At that time the company was not running any chartered vessels,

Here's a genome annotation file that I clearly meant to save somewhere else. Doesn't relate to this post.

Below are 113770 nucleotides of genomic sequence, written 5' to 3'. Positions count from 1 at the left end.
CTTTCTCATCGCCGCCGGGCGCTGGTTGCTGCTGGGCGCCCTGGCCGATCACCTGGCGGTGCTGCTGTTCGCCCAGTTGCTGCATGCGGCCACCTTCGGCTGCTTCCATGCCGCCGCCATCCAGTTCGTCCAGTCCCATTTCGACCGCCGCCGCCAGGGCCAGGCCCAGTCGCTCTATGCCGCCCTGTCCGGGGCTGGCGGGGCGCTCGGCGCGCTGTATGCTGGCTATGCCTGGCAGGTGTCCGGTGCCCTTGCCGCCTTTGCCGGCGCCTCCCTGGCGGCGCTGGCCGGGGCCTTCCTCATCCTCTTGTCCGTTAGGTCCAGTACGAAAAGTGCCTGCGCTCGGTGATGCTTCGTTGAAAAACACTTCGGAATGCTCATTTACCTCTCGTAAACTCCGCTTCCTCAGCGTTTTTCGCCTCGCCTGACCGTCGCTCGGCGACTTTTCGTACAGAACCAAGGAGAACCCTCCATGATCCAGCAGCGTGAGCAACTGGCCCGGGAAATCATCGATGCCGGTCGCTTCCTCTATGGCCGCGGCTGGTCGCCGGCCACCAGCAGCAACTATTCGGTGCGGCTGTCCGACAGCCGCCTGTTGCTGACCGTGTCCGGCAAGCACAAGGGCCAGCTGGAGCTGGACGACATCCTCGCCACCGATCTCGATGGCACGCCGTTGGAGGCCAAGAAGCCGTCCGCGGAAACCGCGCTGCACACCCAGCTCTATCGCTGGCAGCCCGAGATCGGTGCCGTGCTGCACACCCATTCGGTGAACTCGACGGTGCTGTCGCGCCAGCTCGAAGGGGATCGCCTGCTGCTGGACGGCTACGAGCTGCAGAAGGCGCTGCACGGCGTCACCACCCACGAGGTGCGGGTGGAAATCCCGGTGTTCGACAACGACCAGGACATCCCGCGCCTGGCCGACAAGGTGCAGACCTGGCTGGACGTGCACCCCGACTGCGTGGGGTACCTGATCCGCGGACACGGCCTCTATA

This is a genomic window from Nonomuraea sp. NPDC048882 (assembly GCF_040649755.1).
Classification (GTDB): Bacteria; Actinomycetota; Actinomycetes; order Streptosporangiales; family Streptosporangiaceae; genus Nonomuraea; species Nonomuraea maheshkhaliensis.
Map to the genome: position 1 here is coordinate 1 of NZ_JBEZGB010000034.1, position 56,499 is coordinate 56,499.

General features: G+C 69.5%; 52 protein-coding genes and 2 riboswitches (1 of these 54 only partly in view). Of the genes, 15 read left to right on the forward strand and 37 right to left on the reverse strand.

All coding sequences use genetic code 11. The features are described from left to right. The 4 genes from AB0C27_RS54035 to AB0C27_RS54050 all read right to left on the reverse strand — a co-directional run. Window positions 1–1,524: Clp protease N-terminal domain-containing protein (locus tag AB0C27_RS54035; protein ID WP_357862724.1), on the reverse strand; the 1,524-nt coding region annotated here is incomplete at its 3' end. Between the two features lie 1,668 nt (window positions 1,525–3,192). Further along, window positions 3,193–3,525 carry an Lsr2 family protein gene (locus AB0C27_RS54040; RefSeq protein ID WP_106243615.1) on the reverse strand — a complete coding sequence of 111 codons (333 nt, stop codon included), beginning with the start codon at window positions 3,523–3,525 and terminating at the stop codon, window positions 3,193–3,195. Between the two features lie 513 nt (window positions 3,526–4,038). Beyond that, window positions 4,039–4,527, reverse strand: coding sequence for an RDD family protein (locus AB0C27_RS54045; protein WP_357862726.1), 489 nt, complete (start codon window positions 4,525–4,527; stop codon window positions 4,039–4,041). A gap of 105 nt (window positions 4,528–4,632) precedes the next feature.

effect knew it. The libelant had no dealings whatever with any one that had any real, or even any apparent, or implied authority to bind the ship, such as the master or the agent of the ship, but dealt with the charterers only, whom he knew in effect to have no such authority; and there was never any common agreement or understanding that the libelant should have a lien. Under such circumstances no lien arises under the maritime law, even upon a foreign ship. The Stroma, 3 O. O. A. 530, 53 Fed. Rep. 281; The Samuel Marshall, 49 Fed. Rep. 754, affirmed 54 Fed. Rep. 396; The 'rurgot, 11 Prob. Div. 21; The Aeronaut, 36 Fed. Rep. 497, and cases there cited. 2. A statutory lien is, however, claimed under the law of the state of New York, which gives a lien on the vessel upon a debt for supplies "contracted by the master, the owner, charterer, builder, or consignee, or by the agent of either of them within this state." Laws 1862, c. 482; Laws 1885, c. 273. 'fhis claim is made irrespective of the question whether the vessels should be treated as foreign or domestic, under the terms of the charters, whereby it is claimed that the charterers became owners pro hac vice. The charters in these cases were of a somewhat mixed character. The fiction of regarding the charterers as owners pro hac vice, whether strictly applicable to these cases or not, does not seem to me to furnish any aid to the solution of the question here presented. For the difficulty with the libelant's case is that the libelant's representative voluntarily dealt with the charterers alone, whom he knew in effect to have no authority to bind the ship ·for coal; and the obligations of good faith, therefore, do not permit any lien in such a case. The state statute cannot be reasonably construed as designing to create what would virtually amount to a confiscation of the property of one man to pay the debt of another, not only without any express or implied authority of the former, but contrary to his express and known stipulation. Stephenson v. The Francis, 21 Fed. Rep. 715, 726. If that result was really intended by the state statute, the act would be unconstitutional and void in its application to commercial and maritime transactions, as an unreasonable and unjust interference with commerce, and as imposing an unjust burden on ships as the instruments of commerce, beyond the power of state authority. Henderson v. The 1Iayor, 92 U. S. 259, 273. And see Harman v. Ohicago, 147 U. So 396, 13 Sup. at. Rep. 306. I have said that Mr. Berwind knew in effect that the steamship company had no authority to bind the chartered vessels for coal. This is necessarily to be inferred, not only from his knowledge of facts sufficient to put him upon inquiry, but because, notwithstanding his testimony that as to various partiCulars asked of him, he had no positive knowledge, yet Ill' does nevertheless statio explicitly that he understood these vessels to have been chartered by the steamship company on time charters, and that the char· terers were to pay for the coal; and his manner in giving this testimony added much to the persuasive force of those eXlllicit statements, and leaves no doubt that he virtually and in effect